BEWILDERING LOGO PEDDLER BT has announced that its 5G services will go live on 11 October.
BT's 5G offering, which unsurprisingly piggybacks on EE's network, will make its debut in 20 cities across the UK, including London, Birmingham, Cardiff, Manchester, Edinburgh and Belfast, with a further 25 to be hooked-up before the end of the year.
In terms of speeds, BT says customers will experience average download speeds of between "100 and 150Mbps" - the same as those on offer from EE's 5G network.
The operator also on Wednesday announced a new converged plan called BT Halo, that will combine its BT Plus home broadband and mobile services. Halo customers will bag themselves unlimited data and calls on mobile and at home, support from BT's new team of Home Tech Experts, and will be the first to be offered an upgrade to BT's 5G network.
Those who sign up for BT's 5G or Plus services will be upgraded to Halo in November.
BT, which also spouted about its return to the UK high street, its plans to upgrade 700,000 homes and businesses to Superfast Broadband by summer 2020 and its aim phase out its existing legacy copper network, didn't reveal much else about its 5G network; there's no word yet on devices it will offer, nor how much a 5G tariff will cost.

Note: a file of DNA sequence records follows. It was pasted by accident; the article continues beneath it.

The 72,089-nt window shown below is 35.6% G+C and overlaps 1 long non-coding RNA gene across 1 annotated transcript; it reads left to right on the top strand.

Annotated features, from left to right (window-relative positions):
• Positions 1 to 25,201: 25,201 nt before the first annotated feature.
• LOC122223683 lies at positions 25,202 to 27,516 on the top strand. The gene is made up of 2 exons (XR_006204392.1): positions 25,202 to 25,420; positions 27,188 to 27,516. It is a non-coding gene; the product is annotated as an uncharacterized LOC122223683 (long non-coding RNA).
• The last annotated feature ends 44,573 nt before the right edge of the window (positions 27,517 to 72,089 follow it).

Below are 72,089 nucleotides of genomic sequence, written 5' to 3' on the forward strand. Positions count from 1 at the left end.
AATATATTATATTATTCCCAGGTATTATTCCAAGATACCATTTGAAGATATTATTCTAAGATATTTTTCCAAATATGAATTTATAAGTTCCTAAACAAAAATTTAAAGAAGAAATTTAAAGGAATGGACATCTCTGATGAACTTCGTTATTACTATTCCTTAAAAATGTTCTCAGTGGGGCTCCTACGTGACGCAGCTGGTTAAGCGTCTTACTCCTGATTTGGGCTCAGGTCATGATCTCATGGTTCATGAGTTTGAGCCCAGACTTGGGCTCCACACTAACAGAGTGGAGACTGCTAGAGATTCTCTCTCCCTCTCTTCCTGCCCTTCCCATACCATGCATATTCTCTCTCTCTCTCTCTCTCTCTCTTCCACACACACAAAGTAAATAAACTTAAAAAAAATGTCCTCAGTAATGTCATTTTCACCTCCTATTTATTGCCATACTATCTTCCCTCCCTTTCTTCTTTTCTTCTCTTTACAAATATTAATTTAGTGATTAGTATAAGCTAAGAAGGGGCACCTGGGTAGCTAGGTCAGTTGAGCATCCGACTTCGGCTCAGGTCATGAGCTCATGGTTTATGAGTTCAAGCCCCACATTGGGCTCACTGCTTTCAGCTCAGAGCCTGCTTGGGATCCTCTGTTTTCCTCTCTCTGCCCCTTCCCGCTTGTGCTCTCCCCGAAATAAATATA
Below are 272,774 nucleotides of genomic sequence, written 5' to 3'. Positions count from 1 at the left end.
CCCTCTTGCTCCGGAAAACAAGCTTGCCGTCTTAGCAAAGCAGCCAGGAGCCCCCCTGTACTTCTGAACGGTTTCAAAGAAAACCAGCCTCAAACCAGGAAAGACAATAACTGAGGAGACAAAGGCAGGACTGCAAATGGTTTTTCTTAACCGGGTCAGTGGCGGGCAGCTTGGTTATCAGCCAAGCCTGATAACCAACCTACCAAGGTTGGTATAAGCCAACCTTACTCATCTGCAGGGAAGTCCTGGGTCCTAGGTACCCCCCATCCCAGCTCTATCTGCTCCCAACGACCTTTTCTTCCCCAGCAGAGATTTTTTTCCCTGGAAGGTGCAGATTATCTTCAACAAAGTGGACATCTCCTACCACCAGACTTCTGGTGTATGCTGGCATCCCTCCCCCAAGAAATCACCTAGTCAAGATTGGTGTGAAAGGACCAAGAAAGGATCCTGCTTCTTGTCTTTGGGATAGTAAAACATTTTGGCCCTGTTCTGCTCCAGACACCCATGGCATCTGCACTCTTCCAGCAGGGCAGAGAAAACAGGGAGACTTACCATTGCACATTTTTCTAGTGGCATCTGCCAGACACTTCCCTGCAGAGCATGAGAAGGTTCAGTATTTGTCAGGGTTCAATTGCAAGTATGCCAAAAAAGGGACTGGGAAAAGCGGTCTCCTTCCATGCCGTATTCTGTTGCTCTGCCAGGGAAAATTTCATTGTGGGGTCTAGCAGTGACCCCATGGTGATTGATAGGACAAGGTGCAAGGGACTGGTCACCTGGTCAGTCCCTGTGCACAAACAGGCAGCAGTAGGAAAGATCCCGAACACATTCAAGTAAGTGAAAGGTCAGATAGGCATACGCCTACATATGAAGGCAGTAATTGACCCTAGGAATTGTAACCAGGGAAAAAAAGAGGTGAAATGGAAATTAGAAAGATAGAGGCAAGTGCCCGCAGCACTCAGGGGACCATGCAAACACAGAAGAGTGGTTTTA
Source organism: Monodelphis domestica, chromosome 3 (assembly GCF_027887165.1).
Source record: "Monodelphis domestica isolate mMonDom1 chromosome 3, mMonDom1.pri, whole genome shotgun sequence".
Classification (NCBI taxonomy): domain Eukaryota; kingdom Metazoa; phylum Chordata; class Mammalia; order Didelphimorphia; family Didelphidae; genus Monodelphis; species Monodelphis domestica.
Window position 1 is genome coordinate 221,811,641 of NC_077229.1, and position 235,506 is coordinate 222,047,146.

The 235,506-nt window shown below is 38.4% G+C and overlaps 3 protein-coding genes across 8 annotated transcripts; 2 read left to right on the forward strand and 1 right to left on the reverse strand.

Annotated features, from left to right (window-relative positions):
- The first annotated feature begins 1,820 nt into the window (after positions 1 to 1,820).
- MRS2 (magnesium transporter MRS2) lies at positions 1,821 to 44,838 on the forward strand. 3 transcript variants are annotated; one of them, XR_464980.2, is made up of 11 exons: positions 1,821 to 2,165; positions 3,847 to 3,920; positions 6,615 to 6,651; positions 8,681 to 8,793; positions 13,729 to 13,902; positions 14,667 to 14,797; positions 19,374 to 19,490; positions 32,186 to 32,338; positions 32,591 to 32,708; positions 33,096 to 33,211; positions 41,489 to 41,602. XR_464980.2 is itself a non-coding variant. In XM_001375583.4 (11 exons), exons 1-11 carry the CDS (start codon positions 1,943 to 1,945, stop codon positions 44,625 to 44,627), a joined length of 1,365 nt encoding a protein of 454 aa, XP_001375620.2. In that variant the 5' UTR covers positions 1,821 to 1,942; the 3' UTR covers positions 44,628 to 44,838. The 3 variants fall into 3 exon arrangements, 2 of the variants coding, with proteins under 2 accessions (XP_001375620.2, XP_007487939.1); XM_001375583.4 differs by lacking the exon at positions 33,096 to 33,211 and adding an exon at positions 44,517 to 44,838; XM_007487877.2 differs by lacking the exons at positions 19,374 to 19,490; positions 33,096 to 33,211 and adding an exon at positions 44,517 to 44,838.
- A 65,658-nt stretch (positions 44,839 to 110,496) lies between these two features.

However, EE currently offers the OnePlus 7 Pro 5G, Samsung Galaxy S10 5G, Oppo Reno 5G and LG V50, and it's likely BT will offer a similar lineup.
"We're helping families and communities across the UK, and companies in Britain and around the world, to remove the barriers of today to realise the potential of tomorrow," swooned Philip Jansen, Chief Executive of BT.
"We're starting a journey today with real changes that will have a positive impact for people and businesses - connecting more customers to full-fibre, boosting customers' speeds right across the UK, keeping customers connected wherever they are with our new converged Halo products, and helping to give them the skills to make the most of today's connected world." µ
Watch your back, Huawei
Porn-based prattery gets fisted
As long as it follows the rules
The Home in the home could be a legal minefield